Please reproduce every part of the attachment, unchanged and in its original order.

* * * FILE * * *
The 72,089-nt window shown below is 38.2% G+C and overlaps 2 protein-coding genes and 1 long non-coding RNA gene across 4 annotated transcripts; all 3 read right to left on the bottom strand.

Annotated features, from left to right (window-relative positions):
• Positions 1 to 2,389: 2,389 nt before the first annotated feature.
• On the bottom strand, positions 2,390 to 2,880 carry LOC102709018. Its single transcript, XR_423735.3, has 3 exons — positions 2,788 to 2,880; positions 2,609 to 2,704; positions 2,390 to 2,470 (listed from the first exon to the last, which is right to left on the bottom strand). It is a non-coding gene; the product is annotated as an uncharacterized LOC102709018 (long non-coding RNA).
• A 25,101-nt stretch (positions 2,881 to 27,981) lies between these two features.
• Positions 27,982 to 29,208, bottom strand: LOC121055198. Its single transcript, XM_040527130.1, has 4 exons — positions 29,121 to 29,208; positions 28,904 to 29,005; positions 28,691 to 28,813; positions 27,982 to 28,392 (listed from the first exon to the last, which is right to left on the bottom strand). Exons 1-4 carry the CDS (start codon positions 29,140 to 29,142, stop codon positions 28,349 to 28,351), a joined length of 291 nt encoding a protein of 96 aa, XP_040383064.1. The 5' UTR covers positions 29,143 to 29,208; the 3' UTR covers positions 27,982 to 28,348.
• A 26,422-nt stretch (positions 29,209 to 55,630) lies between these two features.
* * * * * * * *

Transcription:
The 72,089-nt window shown below is 38.2% G+C and overlaps 2 protein-coding genes and 1 long non-coding RNA gene across 4 annotated transcripts; all 3 read right to left on the bottom strand.

Annotated features, from left to right (window-relative positions):
• Positions 1 to 2,389: 2,389 nt before the first annotated feature.
• On the bottom strand, positions 2,390 to 2,880 carry LOC102709018. Its single transcript, XR_423735.3, has 3 exons — positions 2,788 to 2,880; positions 2,609 to 2,704; positions 2,390 to 2,470 (listed from the first exon to the last, which is right to left on the bottom strand). It is a non-coding gene; the product is annotated as an uncharacterized LOC102709018 (long non-coding RNA).
• A 25,101-nt stretch (positions 2,881 to 27,981) lies between these two features.
• Positions 27,982 to 29,208, bottom strand: LOC121055198. Its single transcript, XM_040527130.1, has 4 exons — positions 29,121 to 29,208; positions 28,904 to 29,005; positions 28,691 to 28,813; positions 27,982 to 28,392 (listed from the first exon to the last, which is right to left on the bottom strand). Exons 1-4 carry the CDS (start codon positions 29,140 to 29,142, stop codon positions 28,349 to 28,351), a joined length of 291 nt encoding a protein of 96 aa, XP_040383064.1. The 5' UTR covers positions 29,143 to 29,208; the 3' UTR covers positions 27,982 to 28,348.
• A 26,422-nt stretch (positions 29,209 to 55,630) lies between these two features.